Childhood dental anxiety is not only distressing for the child and his family, but is also associated with poor oral health outcomes and an increased stress on the general and specialist dentists. This article will discuss psychological approaches aimed at reduction of dental anxiety in children, which in-turn insures a stress free practice for dentist.
Importance of Child Psychology
- To understand the child better
- To know any problems of psychological origin
- To deliver dental treatments in a meaningful and effective manner
- To establish effective communication with the child and the parent
- To teach the importance of primary & preventive healthcare to the child and parents
- To have a better treatment planning and interaction with other medical or dental specialities
Child psychology theories can broadly be classified into two groups:
I) Psychodynamic Theories:
- Psychoanalytical Theory by Sigmund Freud (1905).
- Psychosocial Theory by Erik Erikson(1963).
- Cognitive Theory by Jean Piaget (1952).
II) Theories of learning and behavior development:
- Hierarchy Of Needs by Maslow (1954).
- Social Learning Theory by Bandura (1963).
- Classical Conditioning by Pavlov (1927).
- Operant Conditioning by Skinner (1938).
We will be discussing 5 theories in detail as they have the most relevant applications in a clinical dental setting.
Psychosocial Theory by Erik Erikson
Erikson’s theory of psychosocial development modified Freud’s original psychosexual theory by incorporating both psychosocial and psychosexual factors that contribute to a child’s personality development.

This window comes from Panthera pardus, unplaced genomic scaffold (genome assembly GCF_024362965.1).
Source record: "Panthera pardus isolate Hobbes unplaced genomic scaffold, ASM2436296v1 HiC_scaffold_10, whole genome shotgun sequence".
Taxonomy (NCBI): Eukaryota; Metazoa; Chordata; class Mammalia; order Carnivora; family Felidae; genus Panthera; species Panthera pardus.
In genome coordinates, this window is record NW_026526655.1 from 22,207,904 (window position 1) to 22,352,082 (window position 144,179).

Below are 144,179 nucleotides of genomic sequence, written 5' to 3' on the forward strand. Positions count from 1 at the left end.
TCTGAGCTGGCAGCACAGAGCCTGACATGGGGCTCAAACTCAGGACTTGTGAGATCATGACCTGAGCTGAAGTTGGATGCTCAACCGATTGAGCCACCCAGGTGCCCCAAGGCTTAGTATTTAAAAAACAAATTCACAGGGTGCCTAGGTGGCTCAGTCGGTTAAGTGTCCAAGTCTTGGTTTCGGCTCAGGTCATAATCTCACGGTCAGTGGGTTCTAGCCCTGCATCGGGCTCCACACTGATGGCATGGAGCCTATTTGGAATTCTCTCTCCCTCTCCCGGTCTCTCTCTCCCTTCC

The first stage, Trust versus Mistrust (0-1 years), is focused on the establishment of secure and stable relationships between a mother and her child. If this stage is successfully navigated, the child feels that the world is safe, predictable, and secure.
In dental practice, this stage is relevant in the development of separation anxiety in children. To help alleviate anxiety during dental treatment, it is recommended to have the parent hold the child during procedures.
The second stage, Autonomy versus Shame (1-2 years), involves the child’s increasing mobility and locomotor skills, which form the basis for the development of independence and autonomy.
In dental practice, this stage is characterized by the child moving away from their mother but still seeking refuge with her in threatening situations. Hence, the presence of the parent in the dental clinic is crucial to provide the child with a sense of security and comfort.
Overall, Erikson’s theory underscores the importance of understanding a child’s developmental stage to effectively address their psychological needs in various settings, including dental clinics.
Erikson’s theory of psychosocial development also includes several stages that occur during childhood and adolescence.
The third stage, Initiative versus Guilt (2-6 years), is characterized by the child’s rapid expansion of language skills and increasing exploration and activity. To avoid feelings of guilt, parents and others must allow children to express their exuberance and enthusiasm. In dental practice, children can be encouraged to view dental visits as a new adventure, and they can be taught about various aspects of dental care in a positive and engaging way.
The fourth stage, Industry versus Inferiority (6-12 years), focuses on schooling and peer relations. Successful children become literate, numerate, and socially integrated. In dental practice, cooperation at this stage depends on the child’s understanding of what is required to please the dentist/parent, the supportiveness of their peer group, and whether desired behavior is reinforced by the dentist.